DOE to work on relationships as waste programme develops

16 September 2022

The US Department of Energy (DOE) has issued a new report based on public feedback to help inform its consent-based process to identify sites for the consolidated interim storage of the USA's used nuclear fuel. The department said it will work to build trust and relationships as the process goes forward.

(Image: DOE)

The DOE issued a request for information (RFI) in December 2021, in which it asked the public for feedback on the consent-based siting process itself; removing barriers for meaningful participation, especially for groups and communities who have not historically been well-represented in such conversations; and the role of interim storage as a part of the USA's waste management system.

The new report summarises and analyses the responses from the 225 submissions the RFI received, as well as responses to an earlier request for comment on the Draft Consent-Based Siting Process for Consolidated Storage and Disposal Facilities for Spent Nuclear Fuel and High-Level Radioactive Waste released by DOE in 2017.

Submissions were received from a wide variety of commenters, including tribal, state, and local governments; non-governmental organisations; members of academia and industry; other stakeholders; and individual commenters, DOE said. It has made all of the comments available in their entirety.

The report identified several key themes amongst the responses it received, including issues related to distrust of DOE and of the federal government’s nuclear waste management efforts more broadly.  Another key theme was an emphasis on "fairness" - both in the way the siting process itself is conducted and in terms of outcomes from the siting process. The submissions also revealed "strong differences of opinion about the need for and merits of nuclear energy technology," and also about whether the federal government should pursue consolidated interim storage for commercial used fuel.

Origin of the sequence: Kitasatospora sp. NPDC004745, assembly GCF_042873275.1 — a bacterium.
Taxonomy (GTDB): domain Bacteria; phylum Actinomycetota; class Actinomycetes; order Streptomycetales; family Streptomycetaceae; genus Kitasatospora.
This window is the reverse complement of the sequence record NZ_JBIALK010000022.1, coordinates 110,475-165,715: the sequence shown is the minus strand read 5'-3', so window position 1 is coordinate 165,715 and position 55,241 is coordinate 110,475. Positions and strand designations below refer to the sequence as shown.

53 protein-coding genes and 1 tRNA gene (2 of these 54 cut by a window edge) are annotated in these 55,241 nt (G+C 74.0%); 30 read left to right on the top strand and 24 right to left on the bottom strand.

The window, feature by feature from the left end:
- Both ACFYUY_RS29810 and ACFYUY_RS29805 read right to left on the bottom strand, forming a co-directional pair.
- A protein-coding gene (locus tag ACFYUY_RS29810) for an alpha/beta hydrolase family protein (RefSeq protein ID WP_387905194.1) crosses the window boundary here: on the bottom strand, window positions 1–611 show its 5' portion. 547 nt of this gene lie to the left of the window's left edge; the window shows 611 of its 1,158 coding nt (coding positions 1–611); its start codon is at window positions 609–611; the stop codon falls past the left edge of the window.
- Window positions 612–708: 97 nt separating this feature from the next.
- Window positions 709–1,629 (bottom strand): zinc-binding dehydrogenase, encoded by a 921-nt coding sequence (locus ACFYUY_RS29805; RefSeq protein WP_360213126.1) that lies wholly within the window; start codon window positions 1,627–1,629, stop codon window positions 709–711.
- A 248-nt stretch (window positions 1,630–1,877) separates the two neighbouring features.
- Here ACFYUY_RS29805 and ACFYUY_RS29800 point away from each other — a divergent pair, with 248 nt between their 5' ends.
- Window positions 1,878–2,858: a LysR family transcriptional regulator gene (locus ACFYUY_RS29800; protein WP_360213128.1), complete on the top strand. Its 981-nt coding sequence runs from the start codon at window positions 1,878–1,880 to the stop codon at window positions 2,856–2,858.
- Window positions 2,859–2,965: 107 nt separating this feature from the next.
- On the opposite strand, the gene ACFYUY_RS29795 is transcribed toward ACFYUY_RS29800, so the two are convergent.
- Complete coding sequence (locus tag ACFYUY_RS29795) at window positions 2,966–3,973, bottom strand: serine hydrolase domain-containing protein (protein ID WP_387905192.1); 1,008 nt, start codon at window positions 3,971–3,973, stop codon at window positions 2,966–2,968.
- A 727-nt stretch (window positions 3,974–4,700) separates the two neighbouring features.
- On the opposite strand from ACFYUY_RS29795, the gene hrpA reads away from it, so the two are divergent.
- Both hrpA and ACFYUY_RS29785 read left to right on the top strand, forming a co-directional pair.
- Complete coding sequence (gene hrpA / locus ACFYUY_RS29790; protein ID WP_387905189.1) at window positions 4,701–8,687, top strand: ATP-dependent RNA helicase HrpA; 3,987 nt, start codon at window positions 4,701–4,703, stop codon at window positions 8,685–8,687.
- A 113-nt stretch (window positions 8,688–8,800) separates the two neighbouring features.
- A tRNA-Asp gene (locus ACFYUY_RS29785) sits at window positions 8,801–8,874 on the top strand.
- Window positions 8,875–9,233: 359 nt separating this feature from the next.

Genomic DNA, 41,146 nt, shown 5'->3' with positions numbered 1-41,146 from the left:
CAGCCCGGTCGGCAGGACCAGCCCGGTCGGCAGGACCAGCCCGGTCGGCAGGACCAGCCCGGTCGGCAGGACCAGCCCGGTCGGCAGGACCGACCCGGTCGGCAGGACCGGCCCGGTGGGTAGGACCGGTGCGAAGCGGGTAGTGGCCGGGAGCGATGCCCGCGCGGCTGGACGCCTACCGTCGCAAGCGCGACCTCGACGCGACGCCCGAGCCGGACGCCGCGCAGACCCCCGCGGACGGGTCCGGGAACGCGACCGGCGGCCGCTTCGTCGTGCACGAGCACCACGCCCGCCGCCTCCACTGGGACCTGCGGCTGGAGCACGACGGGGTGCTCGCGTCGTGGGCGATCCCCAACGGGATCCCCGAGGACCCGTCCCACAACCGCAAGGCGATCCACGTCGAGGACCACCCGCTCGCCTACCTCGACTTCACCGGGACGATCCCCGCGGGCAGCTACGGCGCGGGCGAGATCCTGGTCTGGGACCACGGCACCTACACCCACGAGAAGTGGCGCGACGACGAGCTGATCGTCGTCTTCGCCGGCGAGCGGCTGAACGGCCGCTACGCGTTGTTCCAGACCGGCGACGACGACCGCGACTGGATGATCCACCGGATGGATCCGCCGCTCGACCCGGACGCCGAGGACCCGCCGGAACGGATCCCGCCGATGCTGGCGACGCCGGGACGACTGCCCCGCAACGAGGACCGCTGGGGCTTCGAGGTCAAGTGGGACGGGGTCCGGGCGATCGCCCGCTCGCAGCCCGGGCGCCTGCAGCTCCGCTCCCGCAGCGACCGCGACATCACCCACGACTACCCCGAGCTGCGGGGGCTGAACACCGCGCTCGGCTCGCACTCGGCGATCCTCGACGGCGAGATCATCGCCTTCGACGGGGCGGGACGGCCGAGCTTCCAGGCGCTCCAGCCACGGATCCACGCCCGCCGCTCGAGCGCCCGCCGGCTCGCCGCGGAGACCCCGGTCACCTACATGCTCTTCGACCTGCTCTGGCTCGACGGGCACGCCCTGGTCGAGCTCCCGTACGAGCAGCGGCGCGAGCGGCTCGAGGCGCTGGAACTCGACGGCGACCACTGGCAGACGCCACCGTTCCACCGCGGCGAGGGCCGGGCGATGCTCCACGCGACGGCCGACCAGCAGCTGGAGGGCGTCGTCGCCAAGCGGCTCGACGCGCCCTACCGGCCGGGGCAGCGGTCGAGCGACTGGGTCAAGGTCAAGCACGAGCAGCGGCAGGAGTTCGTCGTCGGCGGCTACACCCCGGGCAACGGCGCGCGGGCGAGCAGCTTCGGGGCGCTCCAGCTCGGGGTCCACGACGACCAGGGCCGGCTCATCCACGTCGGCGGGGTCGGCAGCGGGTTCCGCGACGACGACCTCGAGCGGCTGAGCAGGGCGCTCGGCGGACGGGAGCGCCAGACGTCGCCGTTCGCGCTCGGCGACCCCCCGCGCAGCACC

"DOE recognises that a successful consent-based siting process for a federal consolidated interim storage facility for spent nuclear fuel will require strong and trusting relationships - built on a foundation of collaboration, two-way communication, information sharing, and accountability," the report notes.

To build and sustain these relationships, it said, its next steps will be: to implement congressional direction in a way that maximises the potential benefits of consolidated interim storage; address the current "deficit of trust" in DOE by making internal and external changes; ensuring that the consent-based siting process is fair and inclusive; focusing on fairness in siting outcomes by putting communities' needs and well-being at the centre of the siting process; addressing transportation issues and related planning needs; and "rigorously" applying safety, security, and other criteria in all aspects of the siting process, including by supporting communities that wish to conduct independent studies.

The RFI was seen as a tangible step towards a restart of a US programme for the management of used nuclear fuel after plans for a federal repository at Yucca Mountain were dropped in 2009. The US Nuclear Regulatory Commission terminated licensing activities for the repository in 2010-11.

The USA's 1982 Nuclear Waste Policy Act made DOE responsible for providing a disposal site for nuclear fuel by 1998 and began collecting funds from utility contributions to pay for it. With no disposal site forthcoming, nuclear power plant operators had to make their own arrangements to store used fuel, such as setting up dry storage casks. The DOE has been forced in court to repay utilities' costs from the Nuclear Waste Fund, which contains tens of billions of dollars ring-fenced for used fuel management only.

Researched and written by World Nuclear News